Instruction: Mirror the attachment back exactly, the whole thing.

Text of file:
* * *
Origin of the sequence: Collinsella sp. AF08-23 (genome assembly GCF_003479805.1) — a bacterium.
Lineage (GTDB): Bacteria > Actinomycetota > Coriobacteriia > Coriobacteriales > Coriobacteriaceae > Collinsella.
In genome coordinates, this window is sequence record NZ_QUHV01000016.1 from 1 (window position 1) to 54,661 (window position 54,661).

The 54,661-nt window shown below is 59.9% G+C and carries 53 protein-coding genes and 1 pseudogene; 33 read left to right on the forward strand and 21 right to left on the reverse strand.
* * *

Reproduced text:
Origin of the sequence: Collinsella sp. AF08-23 (genome assembly GCF_003479805.1) — a bacterium.
Lineage (GTDB): Bacteria > Actinomycetota > Coriobacteriia > Coriobacteriales > Coriobacteriaceae > Collinsella.
In genome coordinates, this window is sequence record NZ_QUHV01000016.1 from 1 (window position 1) to 54,661 (window position 54,661).

The 54,661-nt window shown below is 59.9% G+C and carries 53 protein-coding genes and 1 pseudogene; 33 read left to right on the forward strand and 21 right to left on the reverse strand.